not included, that complement some of the sketches.

As informative as this introduction is, the most valuable materials in
this volume are the sketches and articles.  Not all are new
discoveries; some Twain published himself in _Sketches New and Old_
(1875) and in other book-length compilations.  Still, their appearance
here is instructive; sketches like "The Capitoline Venus" or "An
Awful--Terrible Medieval Romance" take on a different cast when we
view them among the daily output of a professional journalist.
Notably, the sketches and articles, taken as a whole, give evidence
both of where he had come from and where he was going.  His affinity
for tall tales, hoaxes, and barbed squibs honed during his days as a
California and Nevada journalist persisted even after he had resettled
in the genteel East.  And certainly much of his fascination with the
West continued in a series of letters that he wrote jointly with D. R.
Ford, a traveling scientist.  In fact, the correspondence is nearly
all Twain's because Ford generated far fewer letters than originally
promised.  Twain had anticipated writing perhaps two to every one of
the scientist's letters, but the editor's share of the correspondence
grew, expanding his reminiscences of the far West, in order to fill
the vacuum left by his traveling correspondent's failure to comply
with the contract.  The original plan was an extension of what he had
achieved in the _Alta California_ letters written during his voyage
aboard the Quaker City.  And the development of those letters into the
travel narrative _Innocents Abroad_ became the model for turning  the
_Express_ letters into _Roughing It_.  The _Express_ columns also
provide evidence of his admiration of his father-in-law and patron,
Jervis Langdon.  No doubt, Twain's gratitude influenced the flattering
columns he wrote about Langdon's financial interests.  And surely,
having a son-in-law in the newspaper business offered distinct public
relations benefits for an industrialist like Langdon.  These benefits
were forthcoming almost immediately.  Within four days of joining the
_Express_, Twain wrote a column, with ostensible impartiality, in
which he endorsed the good-heartedness of coal barons, among whom he
named Langdon, and exonerated them from blame in the recent escalation
of coal prices.

In at least one case, though, Twain's willingness to write on behalf
of Langdon's interests may give us pause.  For example, the unsigned
critical piece from March 9, 1870 on the coal miners' union shows very
little sympathy for the very real dangers that coal miners faced, and
their exploitation by mine owners.  Given that Twain knew something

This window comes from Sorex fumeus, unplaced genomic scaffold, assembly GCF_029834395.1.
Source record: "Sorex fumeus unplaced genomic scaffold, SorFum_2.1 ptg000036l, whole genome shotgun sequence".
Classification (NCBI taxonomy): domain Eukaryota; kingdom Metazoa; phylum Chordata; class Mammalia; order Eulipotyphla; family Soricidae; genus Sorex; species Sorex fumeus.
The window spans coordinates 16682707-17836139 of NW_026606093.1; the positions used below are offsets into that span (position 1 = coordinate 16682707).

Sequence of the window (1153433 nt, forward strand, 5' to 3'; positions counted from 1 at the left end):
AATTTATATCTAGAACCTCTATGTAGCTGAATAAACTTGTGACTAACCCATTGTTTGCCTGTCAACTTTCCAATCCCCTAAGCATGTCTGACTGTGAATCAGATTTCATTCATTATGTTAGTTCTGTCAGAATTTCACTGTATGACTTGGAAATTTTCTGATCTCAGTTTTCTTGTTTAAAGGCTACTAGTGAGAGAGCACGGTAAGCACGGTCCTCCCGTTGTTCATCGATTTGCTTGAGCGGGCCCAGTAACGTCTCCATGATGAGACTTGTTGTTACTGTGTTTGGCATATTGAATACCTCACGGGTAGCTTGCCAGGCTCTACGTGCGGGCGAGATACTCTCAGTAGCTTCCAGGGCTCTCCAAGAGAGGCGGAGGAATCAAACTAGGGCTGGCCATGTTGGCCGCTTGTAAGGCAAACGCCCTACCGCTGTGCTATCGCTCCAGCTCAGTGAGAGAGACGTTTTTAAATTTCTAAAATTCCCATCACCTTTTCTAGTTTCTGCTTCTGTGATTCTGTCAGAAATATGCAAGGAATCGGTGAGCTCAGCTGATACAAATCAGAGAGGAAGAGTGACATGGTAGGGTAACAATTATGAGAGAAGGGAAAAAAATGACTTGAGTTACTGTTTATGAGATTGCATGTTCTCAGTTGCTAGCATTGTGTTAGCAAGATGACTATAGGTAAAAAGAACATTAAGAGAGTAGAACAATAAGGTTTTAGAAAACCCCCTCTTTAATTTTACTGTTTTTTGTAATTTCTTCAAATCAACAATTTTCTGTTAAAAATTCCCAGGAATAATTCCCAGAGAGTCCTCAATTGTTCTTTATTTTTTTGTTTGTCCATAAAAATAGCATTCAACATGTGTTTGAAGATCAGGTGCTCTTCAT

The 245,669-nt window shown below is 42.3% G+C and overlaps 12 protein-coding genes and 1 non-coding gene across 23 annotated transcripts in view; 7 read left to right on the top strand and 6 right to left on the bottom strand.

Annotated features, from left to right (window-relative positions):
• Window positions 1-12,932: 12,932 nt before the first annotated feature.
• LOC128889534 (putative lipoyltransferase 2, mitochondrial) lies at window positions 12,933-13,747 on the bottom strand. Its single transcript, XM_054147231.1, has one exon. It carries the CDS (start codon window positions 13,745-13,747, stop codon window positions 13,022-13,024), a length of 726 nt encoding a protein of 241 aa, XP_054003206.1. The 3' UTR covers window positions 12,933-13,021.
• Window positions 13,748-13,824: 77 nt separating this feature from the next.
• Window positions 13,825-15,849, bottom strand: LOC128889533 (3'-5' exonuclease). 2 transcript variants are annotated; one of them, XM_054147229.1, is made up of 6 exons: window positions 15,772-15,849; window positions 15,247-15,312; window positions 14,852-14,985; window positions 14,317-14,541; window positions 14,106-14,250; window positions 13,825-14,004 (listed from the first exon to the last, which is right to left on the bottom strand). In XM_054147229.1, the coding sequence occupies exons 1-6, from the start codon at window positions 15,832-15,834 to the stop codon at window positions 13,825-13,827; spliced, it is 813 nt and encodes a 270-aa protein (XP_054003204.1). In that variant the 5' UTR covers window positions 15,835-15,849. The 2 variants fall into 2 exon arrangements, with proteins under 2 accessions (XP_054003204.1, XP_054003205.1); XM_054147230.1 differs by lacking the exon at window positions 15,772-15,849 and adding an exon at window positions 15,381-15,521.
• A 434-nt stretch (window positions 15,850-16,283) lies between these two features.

about mining, having spent some of his western years prospecting for
precious metals, one might imagine that he would have been critical of
the working conditions that coal miners endured.   And in light of the
independence that marked his own mining enterprises, and his
expectation of gaining the full profit for any ore he extracted, we
might also expect that the labor struggle would have piqued his
sympathy.  Granted, the Molly Maguires were a controversial group of
activists to whom were attributed some very brutal events, but Twain's
fondness for the mine owners here sounds a very different chord from
his account in _Life on the Mississippi_ of how the Pilots'
Association outmaneuvered the steamboat owners' attempts to curtail
pilots' wages.   When we consider that his wife was heir to a coal
mine owner, his critique of the coal miners' union smacks of special
pleading.  Perhaps just as significantly, though, we can read in this
moment of insensitivity to the plight of labor at least one side of
the mixed logic of _A Connecticut Yankee_ and _Mysterious Stranger,
No. 44_, as well as Clemens's own ambiguous relation to the labor of
the printer's trade and his disastrous investment--both capital and
emotional--in the Paige typesetter.

Conversely, we see in another unsigned piece entitled "Only A Nigger,"
from August 26, 1869, two weeks after taking his post, his emerging
concern for the social injustice of Southern race relations. Although
the title and sophistication of this piece is likely to inspire as
much misinterpretation as has the use of the same charged term in
_Huckleberry Finn_, the performance is a specimen of the kind of
critical irony that distinguishes his best work.

What stands out most strongly in this collection, though, is not the
range of subject matter in his journalism, but rather his repeated
focus on the craft of writing.  That is, his topic in many of these
articles and sketches is very often writing itself.  Readers will